CHARACTERISTICS OF A SOCIAL GROUP STRUCTURE
Pre Primary Teacher Training feels that an organised social group may have a definitive structure. There is a hierarchy of a positions and roles. The more organised the group, the greater is its degree of structure. Hence, the crowd being an unorganised group has no structure, but the family and the community being more organised, have a structure, though in varying degrees. Parents in the family and leaders in the community assume positions of great responsibility.
The hierarchy of structure influences the behaviour of the individual. A teenage boys is free to enjoy life, he has few cares. But his behaviour and attitudes undergo a great change when he graduates to the status of a working man and finally to that of a married man. The hierarchy of status also implies definite relationship between the different roles. Some of the roles are in fact interlocking. The roles of the father as the bread winner and the leader of the family group are closely linked. Another result of the structure is the growth of definite channels of communication. The informal mode of communication between a father and a son cannot be extended to the office when the son communicates with his boss.
Cohesiveness literally means sticking together. It implies a since of loyalty and belongingness to a group. This is found in organised groups like the family or the club, but not in the crowd. This is because the crowd is a mere collection of people who just happened to be together at a particular spot. According to Montessori Training Online each individual in a crowd is a stranger to the other and hence no bond can bind them permanently. The more highly cohesive the group, the greater is its ability to withstand adverse circumstances.
What makes a group cohesive?
There are many factors affiliation to a particular institution, a need to achieve group goals and the need for power and status. Thus, members of a club or students of a school from a highly cohesive group due to their affiliation to a particular institution .They work towards the achievement of common goalslike winning a football match or the interschoolsports championship. Cohesiveness promoted by a need for power and status is seen when a threat to the sovereignty of a nation makes warring forces within the country forget all strife and unite to face the enemy. But this need for power and status may also act as a divisive force. This need has broken up many joint families. Cohesiveness assures cooperation between members of the group. Therefore, the more cohesive the group, the greater is the degree of harmony in it.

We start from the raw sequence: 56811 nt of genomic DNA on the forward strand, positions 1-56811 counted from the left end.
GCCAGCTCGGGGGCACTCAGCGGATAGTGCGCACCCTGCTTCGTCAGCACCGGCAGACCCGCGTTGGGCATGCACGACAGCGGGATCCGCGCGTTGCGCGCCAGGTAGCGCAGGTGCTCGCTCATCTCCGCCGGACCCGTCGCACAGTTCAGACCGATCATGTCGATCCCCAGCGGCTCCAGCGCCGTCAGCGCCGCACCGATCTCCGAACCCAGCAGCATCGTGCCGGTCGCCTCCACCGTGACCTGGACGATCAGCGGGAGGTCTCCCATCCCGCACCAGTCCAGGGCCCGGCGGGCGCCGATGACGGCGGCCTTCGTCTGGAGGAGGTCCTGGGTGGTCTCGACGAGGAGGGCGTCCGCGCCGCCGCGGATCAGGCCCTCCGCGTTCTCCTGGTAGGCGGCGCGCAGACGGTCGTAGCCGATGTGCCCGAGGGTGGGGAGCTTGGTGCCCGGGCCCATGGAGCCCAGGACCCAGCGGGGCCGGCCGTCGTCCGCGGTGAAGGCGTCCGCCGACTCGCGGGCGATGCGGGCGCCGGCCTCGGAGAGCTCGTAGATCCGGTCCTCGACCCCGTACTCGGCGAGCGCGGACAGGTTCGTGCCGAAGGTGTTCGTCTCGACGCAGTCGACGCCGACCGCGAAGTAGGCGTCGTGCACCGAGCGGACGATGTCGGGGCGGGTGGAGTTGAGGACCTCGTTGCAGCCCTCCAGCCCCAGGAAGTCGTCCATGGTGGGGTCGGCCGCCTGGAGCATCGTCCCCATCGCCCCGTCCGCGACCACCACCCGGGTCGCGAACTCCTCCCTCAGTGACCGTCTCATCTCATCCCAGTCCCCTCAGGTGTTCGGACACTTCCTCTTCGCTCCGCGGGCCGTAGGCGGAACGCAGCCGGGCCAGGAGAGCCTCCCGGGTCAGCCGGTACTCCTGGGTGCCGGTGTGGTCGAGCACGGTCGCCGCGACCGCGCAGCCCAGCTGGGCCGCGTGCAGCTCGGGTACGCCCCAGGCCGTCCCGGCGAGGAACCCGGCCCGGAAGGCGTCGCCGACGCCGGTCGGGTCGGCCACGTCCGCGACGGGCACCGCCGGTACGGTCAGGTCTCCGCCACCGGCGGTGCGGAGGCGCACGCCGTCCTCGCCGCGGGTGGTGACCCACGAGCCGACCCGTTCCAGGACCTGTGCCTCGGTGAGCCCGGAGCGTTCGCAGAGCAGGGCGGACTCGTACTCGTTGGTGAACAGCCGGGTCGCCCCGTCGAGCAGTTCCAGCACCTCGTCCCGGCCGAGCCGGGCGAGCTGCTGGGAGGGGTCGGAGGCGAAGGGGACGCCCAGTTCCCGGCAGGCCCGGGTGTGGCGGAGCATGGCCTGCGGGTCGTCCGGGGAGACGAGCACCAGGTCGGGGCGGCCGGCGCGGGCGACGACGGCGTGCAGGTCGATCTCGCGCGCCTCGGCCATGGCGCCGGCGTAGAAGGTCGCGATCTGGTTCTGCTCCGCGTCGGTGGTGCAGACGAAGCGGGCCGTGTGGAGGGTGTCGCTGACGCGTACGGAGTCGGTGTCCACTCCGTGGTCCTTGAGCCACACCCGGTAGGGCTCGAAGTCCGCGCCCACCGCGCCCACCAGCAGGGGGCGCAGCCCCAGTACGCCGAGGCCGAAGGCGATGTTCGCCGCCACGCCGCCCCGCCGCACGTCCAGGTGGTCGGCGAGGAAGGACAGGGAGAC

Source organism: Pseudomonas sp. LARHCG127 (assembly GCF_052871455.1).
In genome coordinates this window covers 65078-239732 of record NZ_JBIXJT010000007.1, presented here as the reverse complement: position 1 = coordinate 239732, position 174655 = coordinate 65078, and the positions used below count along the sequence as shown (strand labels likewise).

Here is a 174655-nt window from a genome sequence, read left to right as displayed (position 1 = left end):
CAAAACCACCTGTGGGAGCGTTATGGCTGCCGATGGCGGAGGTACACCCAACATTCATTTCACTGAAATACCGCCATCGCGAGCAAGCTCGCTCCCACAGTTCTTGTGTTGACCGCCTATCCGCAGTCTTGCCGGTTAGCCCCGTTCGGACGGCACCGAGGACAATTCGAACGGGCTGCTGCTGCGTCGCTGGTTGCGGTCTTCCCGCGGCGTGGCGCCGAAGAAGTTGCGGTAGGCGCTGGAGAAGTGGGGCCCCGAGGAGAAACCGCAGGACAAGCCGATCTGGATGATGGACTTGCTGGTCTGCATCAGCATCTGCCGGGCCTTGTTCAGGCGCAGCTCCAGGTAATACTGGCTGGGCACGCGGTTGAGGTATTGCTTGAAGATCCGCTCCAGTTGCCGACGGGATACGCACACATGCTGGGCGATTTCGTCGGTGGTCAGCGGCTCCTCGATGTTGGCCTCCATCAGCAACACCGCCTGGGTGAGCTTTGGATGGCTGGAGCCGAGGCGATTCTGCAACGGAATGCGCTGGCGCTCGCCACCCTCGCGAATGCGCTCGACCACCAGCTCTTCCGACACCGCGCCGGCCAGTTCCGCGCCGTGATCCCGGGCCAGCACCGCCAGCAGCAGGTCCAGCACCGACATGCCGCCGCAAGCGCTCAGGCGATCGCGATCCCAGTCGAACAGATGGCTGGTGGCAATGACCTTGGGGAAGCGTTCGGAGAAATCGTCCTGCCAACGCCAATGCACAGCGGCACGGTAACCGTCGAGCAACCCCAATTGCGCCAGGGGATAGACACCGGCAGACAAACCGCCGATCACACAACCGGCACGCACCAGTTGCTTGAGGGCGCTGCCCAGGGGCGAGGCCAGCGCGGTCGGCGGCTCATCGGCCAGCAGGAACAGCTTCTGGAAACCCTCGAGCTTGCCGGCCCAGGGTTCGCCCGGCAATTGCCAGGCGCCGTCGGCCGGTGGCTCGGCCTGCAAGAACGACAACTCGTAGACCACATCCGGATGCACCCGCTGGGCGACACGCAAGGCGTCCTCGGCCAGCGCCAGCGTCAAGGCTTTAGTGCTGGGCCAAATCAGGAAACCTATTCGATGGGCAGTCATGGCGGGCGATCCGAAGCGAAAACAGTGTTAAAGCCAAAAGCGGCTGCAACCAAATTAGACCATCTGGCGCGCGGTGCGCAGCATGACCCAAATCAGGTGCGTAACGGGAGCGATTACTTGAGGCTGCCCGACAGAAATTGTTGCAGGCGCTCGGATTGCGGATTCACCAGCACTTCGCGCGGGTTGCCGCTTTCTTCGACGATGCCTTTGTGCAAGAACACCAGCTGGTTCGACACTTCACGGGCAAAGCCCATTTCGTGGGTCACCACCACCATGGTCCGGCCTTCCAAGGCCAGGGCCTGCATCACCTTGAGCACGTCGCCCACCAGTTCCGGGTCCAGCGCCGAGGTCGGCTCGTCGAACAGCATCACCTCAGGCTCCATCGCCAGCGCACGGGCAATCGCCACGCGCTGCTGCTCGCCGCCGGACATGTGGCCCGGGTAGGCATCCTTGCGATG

This is another characteristic of the social group. Members have similar attitudes, beliefs and modes of behaviour. This factor exists in varying degrees in different types of groups. Similarity of behaviour is also found among members of a family or a community. But in the latter the similarity is more enduring. It is more similarity stimulated by a momentary excitement. It has grown out of an acceptance of long standing traditions and mores. This tact of common interests promotes the solidarity of the group.